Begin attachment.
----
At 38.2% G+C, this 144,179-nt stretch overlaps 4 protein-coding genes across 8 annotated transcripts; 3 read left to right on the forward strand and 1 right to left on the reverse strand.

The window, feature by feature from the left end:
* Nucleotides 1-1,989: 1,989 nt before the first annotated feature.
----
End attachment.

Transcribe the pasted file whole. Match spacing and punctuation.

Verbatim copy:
At 38.2% G+C, this 144,179-nt stretch overlaps 4 protein-coding genes across 8 annotated transcripts; 3 read left to right on the forward strand and 1 right to left on the reverse strand.

The window, feature by feature from the left end:
* Nucleotides 1-1,989: 1,989 nt before the first annotated feature.